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The tradition continues

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College baseball tradition, that is.

As you may have read from me before, college baseball is seriously tilted to the west. Additionally, I have a tendency to use the Mississippi River as the dividing line both because it's geographically important as well as the fact that it takes LSU away from the east and leaves them in no man's land as they're on the Mississippi. Anything to further an argument, of course.

Anyway, all three teams from east of the Mississippi lost their first round game in Omaha this year. The big upset was, of course, Arkansas over Fullerton. Even the Razorbacks meet this criterion as a western team. Somewhat humorously, the SEC has two teams in the winner's bracket in Omaha and they are the only two teams in the conference that are not located east of the river. The reason I bring this up is the continuing ESPN talk that the ACC is now a power baseball conference. The real fact of the matter is that the ACC and SEC are obviously more likely to play other eastern teams in their regionals, which makes their roads to Omaha easier. Now, each individual bracket may only be slightly easier than a western team's bracket, and in a few cases they will be harder as this isn't a 100% certain rule. But add them up and the only reason the east gets nearly as many teams to Omaha as the west is because of the geographical assignments in the regionals.

But you say Texas has beaten two SEC teams in the championship this decade. They had to get all the way there. True enough. But in 2002, South Carolina was in their half of the bracket with Clemson, Nebraska, and Georgia Tech. One non-eastern team. Their regional was all eastern teams (Virginia Commonwealth, James Madison, North Carolina) and their opposite regional was all eastern teams (Miami - whom they beat in the Super, Florida, Bethune-Cookman, Florida International). They had one game against a team west of the Mississippi, against Nebraska in the first elimination game, before playing Texas. That compares to 11 games against eastern teams.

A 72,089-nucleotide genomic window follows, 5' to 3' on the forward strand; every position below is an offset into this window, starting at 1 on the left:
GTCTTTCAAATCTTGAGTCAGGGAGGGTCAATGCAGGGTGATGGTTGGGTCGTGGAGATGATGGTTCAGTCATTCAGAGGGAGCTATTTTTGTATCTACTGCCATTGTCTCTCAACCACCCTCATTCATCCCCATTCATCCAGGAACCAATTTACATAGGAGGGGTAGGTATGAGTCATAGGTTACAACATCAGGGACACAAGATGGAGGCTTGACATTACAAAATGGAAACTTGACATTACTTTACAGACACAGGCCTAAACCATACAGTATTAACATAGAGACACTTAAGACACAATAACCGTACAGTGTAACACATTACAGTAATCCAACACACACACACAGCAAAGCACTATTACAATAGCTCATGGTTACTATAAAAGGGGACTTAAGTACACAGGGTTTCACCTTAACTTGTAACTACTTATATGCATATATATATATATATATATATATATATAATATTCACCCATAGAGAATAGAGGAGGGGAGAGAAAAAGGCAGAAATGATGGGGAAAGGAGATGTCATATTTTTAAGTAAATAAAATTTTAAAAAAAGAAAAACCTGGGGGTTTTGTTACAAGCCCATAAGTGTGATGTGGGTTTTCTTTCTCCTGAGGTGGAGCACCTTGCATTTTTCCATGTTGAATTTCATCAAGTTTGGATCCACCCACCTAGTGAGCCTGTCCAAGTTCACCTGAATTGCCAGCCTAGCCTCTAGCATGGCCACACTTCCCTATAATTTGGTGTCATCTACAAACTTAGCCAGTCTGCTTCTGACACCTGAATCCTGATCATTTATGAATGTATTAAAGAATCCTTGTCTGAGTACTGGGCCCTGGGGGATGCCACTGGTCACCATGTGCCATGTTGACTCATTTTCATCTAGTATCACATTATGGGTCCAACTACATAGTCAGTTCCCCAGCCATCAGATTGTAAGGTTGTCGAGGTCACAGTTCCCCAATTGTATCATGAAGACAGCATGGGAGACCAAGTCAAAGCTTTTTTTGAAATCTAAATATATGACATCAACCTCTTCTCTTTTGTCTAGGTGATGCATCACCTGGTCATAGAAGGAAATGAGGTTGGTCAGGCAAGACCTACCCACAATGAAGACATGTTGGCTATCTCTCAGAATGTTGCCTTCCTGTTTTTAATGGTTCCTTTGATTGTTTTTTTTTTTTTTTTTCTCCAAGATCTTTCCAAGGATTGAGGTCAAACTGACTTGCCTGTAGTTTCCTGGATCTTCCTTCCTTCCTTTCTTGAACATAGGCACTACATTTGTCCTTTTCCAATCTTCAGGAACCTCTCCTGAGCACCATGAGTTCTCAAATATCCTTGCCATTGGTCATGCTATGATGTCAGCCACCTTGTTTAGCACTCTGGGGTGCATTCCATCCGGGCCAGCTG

What about 2005? Florida's run to the championship series was somewhat more impressive. While all 8 teams in their Super Regional bracket were eastern, they did get through Nebraska and Arizona State in Omaha. Arizona State took them to the edge as a #2 seed that had won a regional at Coastal Carolina (shocking) and then beat Fullerton. Actually a surprisingly good showing for an eastern club.

What about North Carolina's back-to-back championship series appearances (where they shockingly lost both to western teams)? 2006 - all 8 Super Regional teams were eastern, 2 of their 3 Omaha half opponents were eastern (Fullerton was the exception). 2007 - all 8 Super Regional teams were eastern. 2 of their 3 Omaha half opponents were eastern.

Last year's CWS? Won by Fresno State. Sure they were a ridiculous Cinderella story, but you're not going to see an underdog out of the east take the baseball tournament by storm. Georgia advanced to the championship series against Fresno State by having all 8 teams in their super regional from the east and 2 of their 3 Omaha opponents from the east (sound familiar?). Stanford was the only western team in their way before Fresno State.

I know at some point the tide should turn. Maybe. But right now if you want to bet on a college baseball game and a team from east of the Mississippi is playing a team from west of the Mississippi, you know how to bet if you don't have time to do any more research than that.